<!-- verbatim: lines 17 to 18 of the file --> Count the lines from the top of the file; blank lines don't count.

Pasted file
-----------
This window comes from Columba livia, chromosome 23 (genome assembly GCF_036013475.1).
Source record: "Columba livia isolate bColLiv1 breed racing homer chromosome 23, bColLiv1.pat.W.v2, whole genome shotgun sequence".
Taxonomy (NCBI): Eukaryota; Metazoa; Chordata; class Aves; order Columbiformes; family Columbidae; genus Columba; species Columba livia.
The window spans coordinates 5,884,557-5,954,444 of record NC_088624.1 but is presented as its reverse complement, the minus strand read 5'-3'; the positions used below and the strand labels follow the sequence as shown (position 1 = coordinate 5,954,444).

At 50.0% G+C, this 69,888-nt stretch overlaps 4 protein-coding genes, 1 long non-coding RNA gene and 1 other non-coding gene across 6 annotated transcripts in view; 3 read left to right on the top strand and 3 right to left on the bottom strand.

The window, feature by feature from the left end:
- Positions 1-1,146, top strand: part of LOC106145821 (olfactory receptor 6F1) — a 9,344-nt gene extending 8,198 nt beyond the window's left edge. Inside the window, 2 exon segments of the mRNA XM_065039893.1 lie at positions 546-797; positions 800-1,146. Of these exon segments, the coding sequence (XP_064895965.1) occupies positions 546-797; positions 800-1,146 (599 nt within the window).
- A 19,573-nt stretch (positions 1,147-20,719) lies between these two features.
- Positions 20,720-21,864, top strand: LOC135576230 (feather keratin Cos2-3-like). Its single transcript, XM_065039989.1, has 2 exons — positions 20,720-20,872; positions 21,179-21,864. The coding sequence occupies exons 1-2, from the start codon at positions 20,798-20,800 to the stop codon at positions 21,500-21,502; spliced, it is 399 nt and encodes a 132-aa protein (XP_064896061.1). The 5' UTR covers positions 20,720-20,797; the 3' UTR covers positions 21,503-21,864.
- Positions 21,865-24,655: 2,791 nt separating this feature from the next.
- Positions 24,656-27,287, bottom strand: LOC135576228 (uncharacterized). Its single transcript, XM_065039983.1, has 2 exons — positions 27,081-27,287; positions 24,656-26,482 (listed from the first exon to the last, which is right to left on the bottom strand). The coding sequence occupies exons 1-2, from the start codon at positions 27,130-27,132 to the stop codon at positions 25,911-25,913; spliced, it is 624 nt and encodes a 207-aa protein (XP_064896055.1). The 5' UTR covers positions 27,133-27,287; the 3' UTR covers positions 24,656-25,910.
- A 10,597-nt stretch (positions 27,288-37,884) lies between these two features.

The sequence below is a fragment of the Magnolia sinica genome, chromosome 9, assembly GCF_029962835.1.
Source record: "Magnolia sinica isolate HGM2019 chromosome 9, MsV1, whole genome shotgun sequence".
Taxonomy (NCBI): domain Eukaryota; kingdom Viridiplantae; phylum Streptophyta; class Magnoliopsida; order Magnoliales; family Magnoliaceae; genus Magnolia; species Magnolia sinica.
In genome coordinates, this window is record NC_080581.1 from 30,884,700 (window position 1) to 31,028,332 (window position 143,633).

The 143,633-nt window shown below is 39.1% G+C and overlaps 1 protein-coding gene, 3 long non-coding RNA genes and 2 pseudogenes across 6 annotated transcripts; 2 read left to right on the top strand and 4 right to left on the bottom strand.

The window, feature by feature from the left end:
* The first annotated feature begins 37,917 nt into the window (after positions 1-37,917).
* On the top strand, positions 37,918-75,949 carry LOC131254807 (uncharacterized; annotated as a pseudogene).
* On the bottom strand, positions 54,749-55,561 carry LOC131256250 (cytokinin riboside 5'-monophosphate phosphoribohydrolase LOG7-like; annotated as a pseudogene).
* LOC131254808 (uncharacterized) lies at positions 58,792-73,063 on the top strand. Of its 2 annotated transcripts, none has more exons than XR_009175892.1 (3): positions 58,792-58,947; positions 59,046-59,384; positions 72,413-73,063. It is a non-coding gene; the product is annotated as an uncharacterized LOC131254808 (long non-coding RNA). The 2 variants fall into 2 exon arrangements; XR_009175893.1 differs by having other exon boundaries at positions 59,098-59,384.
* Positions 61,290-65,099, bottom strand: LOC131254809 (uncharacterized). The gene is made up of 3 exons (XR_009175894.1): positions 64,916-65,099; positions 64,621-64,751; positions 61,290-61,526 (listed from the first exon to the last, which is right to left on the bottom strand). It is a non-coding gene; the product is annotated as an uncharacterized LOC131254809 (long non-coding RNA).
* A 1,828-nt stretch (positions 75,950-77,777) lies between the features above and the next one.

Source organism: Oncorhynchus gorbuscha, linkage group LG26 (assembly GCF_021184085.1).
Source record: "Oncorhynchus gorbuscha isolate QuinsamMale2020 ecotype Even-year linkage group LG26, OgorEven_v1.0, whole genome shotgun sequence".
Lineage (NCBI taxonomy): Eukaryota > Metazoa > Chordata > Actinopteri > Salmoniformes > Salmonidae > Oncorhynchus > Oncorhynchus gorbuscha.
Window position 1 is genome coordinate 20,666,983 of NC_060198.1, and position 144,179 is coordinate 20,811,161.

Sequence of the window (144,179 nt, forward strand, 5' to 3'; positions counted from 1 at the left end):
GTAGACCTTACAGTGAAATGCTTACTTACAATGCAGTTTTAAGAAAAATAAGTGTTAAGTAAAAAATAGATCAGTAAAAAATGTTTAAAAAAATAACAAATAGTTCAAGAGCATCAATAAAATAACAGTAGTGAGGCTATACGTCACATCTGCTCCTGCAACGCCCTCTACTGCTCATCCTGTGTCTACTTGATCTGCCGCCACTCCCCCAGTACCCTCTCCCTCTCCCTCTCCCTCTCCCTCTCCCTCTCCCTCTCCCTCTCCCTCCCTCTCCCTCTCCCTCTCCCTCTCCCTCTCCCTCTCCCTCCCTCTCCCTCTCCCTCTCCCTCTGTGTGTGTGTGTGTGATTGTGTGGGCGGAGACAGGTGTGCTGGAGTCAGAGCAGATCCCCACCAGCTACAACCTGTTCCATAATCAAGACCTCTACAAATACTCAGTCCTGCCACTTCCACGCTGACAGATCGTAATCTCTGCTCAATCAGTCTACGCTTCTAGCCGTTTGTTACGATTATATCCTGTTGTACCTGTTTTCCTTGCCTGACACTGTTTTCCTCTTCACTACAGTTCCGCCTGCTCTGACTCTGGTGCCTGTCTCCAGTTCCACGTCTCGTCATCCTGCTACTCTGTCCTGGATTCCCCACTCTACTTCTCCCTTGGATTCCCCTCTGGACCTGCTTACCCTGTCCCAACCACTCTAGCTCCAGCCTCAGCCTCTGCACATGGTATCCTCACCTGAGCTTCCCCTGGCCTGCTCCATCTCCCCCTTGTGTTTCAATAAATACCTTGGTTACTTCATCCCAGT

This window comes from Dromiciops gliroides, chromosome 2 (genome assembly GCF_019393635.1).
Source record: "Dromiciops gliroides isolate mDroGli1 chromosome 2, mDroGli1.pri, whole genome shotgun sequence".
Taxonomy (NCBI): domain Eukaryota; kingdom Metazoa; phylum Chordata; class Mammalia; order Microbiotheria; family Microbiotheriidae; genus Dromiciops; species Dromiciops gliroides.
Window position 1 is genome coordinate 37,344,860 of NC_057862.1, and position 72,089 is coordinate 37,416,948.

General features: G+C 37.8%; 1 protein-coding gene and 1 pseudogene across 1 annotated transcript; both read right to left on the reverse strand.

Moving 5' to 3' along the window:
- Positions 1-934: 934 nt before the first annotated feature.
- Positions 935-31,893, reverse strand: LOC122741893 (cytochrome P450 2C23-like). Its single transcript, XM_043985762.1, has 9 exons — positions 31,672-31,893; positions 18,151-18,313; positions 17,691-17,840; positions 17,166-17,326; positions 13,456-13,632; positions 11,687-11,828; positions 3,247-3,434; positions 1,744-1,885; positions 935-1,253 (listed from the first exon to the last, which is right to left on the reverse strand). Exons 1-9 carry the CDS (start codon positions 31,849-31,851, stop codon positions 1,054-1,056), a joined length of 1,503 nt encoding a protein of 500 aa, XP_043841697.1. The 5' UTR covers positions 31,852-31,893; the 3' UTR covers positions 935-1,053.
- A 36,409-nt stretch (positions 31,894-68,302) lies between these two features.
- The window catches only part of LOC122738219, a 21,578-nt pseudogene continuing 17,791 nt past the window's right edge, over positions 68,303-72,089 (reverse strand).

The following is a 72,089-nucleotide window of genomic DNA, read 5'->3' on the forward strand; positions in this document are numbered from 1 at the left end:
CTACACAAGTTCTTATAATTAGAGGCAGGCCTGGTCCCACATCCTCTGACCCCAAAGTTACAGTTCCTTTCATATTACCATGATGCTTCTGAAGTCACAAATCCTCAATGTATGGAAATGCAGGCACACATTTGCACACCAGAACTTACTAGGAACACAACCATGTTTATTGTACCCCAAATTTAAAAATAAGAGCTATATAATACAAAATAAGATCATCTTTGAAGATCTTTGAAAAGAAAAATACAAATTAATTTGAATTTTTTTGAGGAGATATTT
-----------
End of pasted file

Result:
The 143,633-nt window shown below is 39.1% G+C and overlaps 1 protein-coding gene, 3 long non-coding RNA genes and 2 pseudogenes across 6 annotated transcripts; 2 read left to right on the top strand and 4 right to left on the bottom strand.

The window, feature by feature from the left end: